Turkish and Russian patrols are set to begin in Syria‘s northwestern Idlib region as part of a deal agreed last year, a significant sign of cooperation in the last stronghold held by rebels in the war-torn country.
Turkey‘s Defence Minister, Hulusi Akar told state-owned Anadolu news agency that the operation that began yesterday followed an agreement made in September last year between Ankara, which backs the rebels, and Moscow, an ally of Damascus.
According to the deal, Russia‘s forces will patrol on the edge of rebel-held Idlib province while Turkish army will operate in the demilitarised zone.
“There were restrictions on the use of Idlib and Afrin regions’ airspace but these have been lifted from today,” Akar said, adding that the patrols mark “an important step for the continuation of ceasefire and maintaining stability in Idlib”.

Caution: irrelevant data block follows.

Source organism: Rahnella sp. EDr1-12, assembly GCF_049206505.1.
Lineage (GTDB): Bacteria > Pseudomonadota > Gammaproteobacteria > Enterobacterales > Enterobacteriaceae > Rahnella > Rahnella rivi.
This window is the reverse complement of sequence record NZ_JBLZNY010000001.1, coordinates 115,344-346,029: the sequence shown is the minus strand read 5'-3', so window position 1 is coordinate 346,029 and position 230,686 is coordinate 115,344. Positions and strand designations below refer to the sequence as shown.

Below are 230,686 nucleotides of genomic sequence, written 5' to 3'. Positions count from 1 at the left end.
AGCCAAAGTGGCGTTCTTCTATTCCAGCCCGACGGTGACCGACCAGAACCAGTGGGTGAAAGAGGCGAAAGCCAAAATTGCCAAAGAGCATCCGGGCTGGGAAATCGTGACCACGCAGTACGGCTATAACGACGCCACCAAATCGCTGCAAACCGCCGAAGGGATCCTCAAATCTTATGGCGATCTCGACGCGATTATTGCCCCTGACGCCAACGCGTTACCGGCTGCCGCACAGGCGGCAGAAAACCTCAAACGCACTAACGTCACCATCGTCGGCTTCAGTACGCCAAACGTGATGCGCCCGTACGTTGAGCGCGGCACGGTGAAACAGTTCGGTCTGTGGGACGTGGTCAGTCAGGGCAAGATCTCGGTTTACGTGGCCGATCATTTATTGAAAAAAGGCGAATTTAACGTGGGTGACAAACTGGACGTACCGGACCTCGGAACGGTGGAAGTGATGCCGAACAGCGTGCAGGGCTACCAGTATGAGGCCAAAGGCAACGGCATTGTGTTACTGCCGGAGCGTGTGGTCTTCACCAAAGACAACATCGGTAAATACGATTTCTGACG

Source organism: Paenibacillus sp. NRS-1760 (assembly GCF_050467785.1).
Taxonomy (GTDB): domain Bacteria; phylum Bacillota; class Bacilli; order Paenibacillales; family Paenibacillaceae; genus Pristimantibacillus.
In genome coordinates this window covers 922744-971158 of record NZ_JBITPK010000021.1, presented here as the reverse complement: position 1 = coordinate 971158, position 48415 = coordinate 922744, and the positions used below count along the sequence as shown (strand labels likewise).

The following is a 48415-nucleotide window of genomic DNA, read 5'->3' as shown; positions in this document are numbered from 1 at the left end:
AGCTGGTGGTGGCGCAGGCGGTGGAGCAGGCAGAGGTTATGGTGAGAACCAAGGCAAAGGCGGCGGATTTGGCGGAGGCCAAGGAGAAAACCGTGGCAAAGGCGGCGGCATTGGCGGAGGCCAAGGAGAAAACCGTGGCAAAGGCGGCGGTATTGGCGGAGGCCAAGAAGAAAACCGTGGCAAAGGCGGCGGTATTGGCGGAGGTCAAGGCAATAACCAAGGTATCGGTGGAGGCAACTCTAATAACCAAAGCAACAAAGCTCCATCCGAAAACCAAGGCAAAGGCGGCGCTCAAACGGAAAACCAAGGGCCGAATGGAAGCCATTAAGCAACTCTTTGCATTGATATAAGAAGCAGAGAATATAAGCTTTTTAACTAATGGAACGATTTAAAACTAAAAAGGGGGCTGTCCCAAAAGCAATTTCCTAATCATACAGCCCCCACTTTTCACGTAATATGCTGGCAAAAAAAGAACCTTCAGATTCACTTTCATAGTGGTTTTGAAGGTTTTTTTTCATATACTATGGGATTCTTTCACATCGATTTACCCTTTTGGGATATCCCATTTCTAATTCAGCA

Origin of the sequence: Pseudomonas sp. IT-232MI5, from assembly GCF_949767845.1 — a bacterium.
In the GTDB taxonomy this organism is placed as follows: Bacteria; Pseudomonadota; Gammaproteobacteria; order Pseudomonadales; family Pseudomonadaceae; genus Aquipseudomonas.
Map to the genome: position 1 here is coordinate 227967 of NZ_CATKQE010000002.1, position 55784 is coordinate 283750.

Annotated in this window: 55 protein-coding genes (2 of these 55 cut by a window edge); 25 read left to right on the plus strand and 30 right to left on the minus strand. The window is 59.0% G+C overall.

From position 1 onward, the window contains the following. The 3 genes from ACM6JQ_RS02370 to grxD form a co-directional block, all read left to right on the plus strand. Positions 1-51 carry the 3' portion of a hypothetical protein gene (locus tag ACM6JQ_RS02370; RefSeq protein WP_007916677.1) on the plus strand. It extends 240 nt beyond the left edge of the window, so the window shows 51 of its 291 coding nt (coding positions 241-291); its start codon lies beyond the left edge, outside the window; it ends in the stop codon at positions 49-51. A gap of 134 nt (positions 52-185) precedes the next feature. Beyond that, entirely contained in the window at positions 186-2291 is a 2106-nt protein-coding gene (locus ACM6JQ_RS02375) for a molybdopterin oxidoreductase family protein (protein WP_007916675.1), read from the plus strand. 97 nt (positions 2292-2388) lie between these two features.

He separately warned the Syrian regime of President Bashar al-Assad against violating the ceasefire in Idlib.
Al Jazeera’s Sinem Koseoglu, reporting from Istanbul, said Akar tried to draw a picture of what could happen if the ceasefire in Idlib is broken.
“It is an overcrowded area. At least 3.5 million civilians are said to be living in Idlib. Akar said if the situation escalates in Idlib, these people are going to flood not only Turkey’s borders but also Europe,” she said.
Idlib is the last major region held by rebels in Syria and is controlled by Hayat Tahrir al-Sham (HTS), which took administrative control of the whole of the Idlib region in January.
Despite being on opposing sides of the conflict, Turkish President Recep Tayyip Erdogan and his Russian counterpart Vladimir Putin have been working closely in a bid to end the war.
Last year, Russia and Turkey reached a deal to establish a demilitarised buffer zone in Idlib, a move that prevented a major government offensive there.